The federal government is moving to restrict the expansion of Indian casino gambling on non-Indian lands. The effort is garnering support from a surprising corner — Indian tribes that have become wealthy from casinos on reservations.
Chad Hills, gambling analyst for Focus on the Family Action, said Native American casinos have been legal since 1988. But within the last decade, some tribes have laid claim to land they don’t own.
"Tribes are looking to relocate to states that allow Las Vegas-style casinos or to airports and major urban areas," Hill said.
The practice is called "reservation shopping," and the U.S. Department of the Interior is proposing regulations to crack down on it.
Hills said the biggest opponents of reservation shopping are other gambling tribes.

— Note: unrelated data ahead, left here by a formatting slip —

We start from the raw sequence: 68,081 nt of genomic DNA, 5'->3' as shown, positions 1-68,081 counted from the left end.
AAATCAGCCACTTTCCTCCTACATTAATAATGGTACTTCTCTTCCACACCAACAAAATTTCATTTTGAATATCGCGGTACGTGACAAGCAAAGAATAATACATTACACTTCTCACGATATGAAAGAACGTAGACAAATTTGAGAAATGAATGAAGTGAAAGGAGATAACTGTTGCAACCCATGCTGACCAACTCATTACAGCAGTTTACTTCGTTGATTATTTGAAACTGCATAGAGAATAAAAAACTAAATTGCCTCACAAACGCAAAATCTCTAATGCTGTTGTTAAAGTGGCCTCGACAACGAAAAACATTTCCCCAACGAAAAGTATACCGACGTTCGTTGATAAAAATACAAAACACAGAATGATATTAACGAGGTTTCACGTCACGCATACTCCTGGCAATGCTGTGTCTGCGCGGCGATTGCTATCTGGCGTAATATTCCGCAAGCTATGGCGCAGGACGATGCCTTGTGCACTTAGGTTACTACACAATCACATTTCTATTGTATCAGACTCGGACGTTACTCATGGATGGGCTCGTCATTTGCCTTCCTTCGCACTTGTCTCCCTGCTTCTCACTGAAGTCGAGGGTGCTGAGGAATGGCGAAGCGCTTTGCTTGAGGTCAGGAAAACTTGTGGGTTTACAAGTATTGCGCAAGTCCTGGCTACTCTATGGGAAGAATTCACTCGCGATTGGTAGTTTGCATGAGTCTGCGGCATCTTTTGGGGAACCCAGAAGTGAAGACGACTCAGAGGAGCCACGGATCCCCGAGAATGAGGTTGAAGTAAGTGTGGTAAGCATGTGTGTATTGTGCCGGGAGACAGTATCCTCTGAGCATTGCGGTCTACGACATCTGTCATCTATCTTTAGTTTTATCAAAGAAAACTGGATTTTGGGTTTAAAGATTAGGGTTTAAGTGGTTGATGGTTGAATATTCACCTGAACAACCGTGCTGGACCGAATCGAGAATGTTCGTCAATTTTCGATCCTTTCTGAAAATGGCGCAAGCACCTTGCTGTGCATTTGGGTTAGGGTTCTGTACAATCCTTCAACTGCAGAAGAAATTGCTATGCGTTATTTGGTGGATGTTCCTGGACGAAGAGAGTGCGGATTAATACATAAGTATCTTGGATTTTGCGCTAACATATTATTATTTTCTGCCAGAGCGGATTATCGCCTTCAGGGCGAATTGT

"Tribes with existing casinos do not want other tribes to open casinos that would be in competition," Hills added.
Congress tried, but failed, to pass bills last year that would have banned reservation shopping. Gambling opponents are calling for a congressional investigation of the practice.
"We would like to see tribal gambling put in check," Hills said. "We would like an investigation conducted -- an impact study done -- to assess whether there is corruption and what impact Indian casinos are having on tribal families, states and communities."
Hills is calling on Congress to create a panel similar to the National Gambling Impact Study Commission of the 1990s, on which Focus on the Family Chairman Dr. James C. Dobson served as a commissioner.